The Ancient Library

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Ur-Leccicon^ Miiuchen, 17 vols. 8vo^ not jei com­pleted ; and the lectures of Fuseli upon ancient painting, and of Flaxraan npon sculpture. Other works have been written upon general and par­ticular subjects bearing more or less upon painting, such as those of Heyne, Meyer, Hirt, Hermann, Kugler, Volkel, Jacobs, Creuzer, Grund, Caylus, Levesque, Millin, D'Hancarville, Quatremere de Quincy, Inghirami, Visconti, Millingen, and others, too numerous to mention here. Of the celebrated work of Winckelmann, Gcschiehte der Kunsl des AlterthumS) only a very small portion is devoted to painting.

III. Painting in its earliest state. The legends relating to the origin of painting in 'Greece, though they may have no real historical value, are at least interesting to the lovers of art. One legend, which is recorded by Pliny (H. N. xxxv. 12. s. 43) and is adverted to by Athenagoras (Legat. pro Christ. 14. p. 59, ed. Dechair), relates the origin of the delineation of a shadow (ovaa, <7/<:/a7pa<£>7?, Pollux, vii. 128), which is the essen­tial principle of design, the basis of the imitative and plastic arts. The legend runs as follows : — The daughter of a certain Dibutades, a potter of Sicyon, at Corinth, struck with the shadow of her lover who was about to leave her, cast by her lamp upon the wall, drew its outline (umbram eos facie lineis circumscripsit) with such force and fidelity, that her father cut away the plaster within the outline, and took an impression from the wall in clay, which he baked with .the rest of

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his pottery, (Diet, of Biog. s. v.} There .seem to be, how.ever, other claimants to the honour of having invented skiagraphy ((TKiaypa<f>ia). Athe­nagoras (1. c.} mentions Saurias of Samos, who traced his horse's shadow in the sun with the point of his spear, and Crato of Sicyon, w-hom he styles the inventor of drawing or outline (ypatytK'f)'), for he was the first to practise the art upon tablets with prepared grounds («/ irivaici AeAeu/cwyUez^o). Pliny (H.N. vii. .57) mentions upon the testimony of Aristotle, that Eucheir (Eu%eip), a relation of Daedalus, invented painting in Greece. (Diet, of Biog. s.v.) Although Pliny's account (ff. N. xxxv. 5) of the origin and progress of painting in Greece is somewhat circumstantial, his information can still not be considered as .authentic matter of history ; and the existence of several of the most ancient artists, mentioned by Pliny and many Greek wri­ters, is very questionable. Besides those already spoken of, we find mention made of Philocles of Egypt ; Cleanthes, Ardices, and Cleopliantus, of Corinth ; Telephanes of Sicyon, Eugrammus, and others. (Upon the meanings of some of these names see Bottiger, Ideen zur Arch'dologie, p. 138, and Thiersch, Epoch. &c.5 note 22, and Diet, of Biog. art. Cheirisophns.}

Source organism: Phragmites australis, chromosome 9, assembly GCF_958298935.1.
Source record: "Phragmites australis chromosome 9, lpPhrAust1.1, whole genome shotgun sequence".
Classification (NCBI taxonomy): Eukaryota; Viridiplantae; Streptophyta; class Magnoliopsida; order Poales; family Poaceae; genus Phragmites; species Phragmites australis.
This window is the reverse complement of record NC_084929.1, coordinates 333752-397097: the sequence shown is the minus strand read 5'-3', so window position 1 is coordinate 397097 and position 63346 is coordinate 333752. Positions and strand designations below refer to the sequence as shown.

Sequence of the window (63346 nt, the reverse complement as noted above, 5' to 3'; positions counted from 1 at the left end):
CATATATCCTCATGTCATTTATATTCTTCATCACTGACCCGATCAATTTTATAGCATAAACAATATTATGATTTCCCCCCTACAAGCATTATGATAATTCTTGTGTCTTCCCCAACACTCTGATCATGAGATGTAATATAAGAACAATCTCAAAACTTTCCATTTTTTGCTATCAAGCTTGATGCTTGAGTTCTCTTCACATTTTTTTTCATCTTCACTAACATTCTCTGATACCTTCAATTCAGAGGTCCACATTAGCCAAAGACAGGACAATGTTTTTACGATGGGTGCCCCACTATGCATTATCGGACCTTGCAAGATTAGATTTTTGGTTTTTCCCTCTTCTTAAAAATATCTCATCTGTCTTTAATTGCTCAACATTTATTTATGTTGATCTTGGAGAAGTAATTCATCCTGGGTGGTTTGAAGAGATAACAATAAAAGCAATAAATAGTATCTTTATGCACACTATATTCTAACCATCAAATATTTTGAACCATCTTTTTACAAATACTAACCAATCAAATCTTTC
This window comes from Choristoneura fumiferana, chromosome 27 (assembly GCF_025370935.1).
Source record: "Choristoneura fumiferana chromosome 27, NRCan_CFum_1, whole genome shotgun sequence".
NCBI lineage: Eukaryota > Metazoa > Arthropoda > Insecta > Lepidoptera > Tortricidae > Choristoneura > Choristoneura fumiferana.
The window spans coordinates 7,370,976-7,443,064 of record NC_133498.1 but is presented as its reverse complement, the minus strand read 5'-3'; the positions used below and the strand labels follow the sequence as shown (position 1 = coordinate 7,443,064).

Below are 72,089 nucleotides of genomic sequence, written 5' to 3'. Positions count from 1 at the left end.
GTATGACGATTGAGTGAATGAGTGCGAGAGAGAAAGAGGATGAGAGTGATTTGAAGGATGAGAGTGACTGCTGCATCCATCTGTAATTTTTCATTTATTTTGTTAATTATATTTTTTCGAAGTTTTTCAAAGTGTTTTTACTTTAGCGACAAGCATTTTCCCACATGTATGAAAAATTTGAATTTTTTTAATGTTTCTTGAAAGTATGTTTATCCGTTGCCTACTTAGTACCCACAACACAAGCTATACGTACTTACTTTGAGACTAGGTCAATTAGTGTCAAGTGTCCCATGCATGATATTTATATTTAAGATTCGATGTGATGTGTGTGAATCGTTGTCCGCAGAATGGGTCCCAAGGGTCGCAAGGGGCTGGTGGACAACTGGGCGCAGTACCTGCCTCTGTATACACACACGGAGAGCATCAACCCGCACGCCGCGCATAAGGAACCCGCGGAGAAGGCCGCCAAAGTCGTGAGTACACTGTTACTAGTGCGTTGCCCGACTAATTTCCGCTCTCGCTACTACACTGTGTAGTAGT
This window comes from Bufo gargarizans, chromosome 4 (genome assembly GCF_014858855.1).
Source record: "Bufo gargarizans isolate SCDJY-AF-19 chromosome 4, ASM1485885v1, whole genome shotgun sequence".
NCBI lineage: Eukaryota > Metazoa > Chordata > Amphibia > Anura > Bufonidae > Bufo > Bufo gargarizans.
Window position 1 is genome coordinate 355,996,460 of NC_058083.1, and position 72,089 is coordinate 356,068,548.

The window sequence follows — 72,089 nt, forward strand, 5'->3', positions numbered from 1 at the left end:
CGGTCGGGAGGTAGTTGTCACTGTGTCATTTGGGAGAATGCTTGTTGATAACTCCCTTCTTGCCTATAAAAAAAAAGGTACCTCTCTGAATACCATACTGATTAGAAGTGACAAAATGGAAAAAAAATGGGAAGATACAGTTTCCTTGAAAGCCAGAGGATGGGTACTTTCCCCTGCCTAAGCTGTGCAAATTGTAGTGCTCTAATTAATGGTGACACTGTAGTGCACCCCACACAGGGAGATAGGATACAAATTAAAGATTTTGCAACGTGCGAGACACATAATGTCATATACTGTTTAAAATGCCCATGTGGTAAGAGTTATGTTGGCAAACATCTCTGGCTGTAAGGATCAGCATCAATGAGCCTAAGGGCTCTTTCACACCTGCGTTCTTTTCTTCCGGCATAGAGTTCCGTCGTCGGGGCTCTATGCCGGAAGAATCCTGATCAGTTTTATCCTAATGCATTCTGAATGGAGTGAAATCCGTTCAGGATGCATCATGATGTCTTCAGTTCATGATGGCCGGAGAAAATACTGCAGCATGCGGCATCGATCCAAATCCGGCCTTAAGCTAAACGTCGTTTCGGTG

Sculpture is generally supposed to be a more ancient art than painting; but this arises from an imperfect comprehension of the nature of the two arts, which are one in origin, end, and principle, and differ only in their development. Design is the basis of both, colour is essential to neither, nor can it be said to belong more particularly to the latter (ypa^iK'f]) than to the former (7rAa<m/c^). Coloured works in plastic, in imitation of nature, were in ancient times as common, and probably more so, than coloured designs: the majority of the illustrations upon the vases are colourless. The staining of the human body, or the colouring of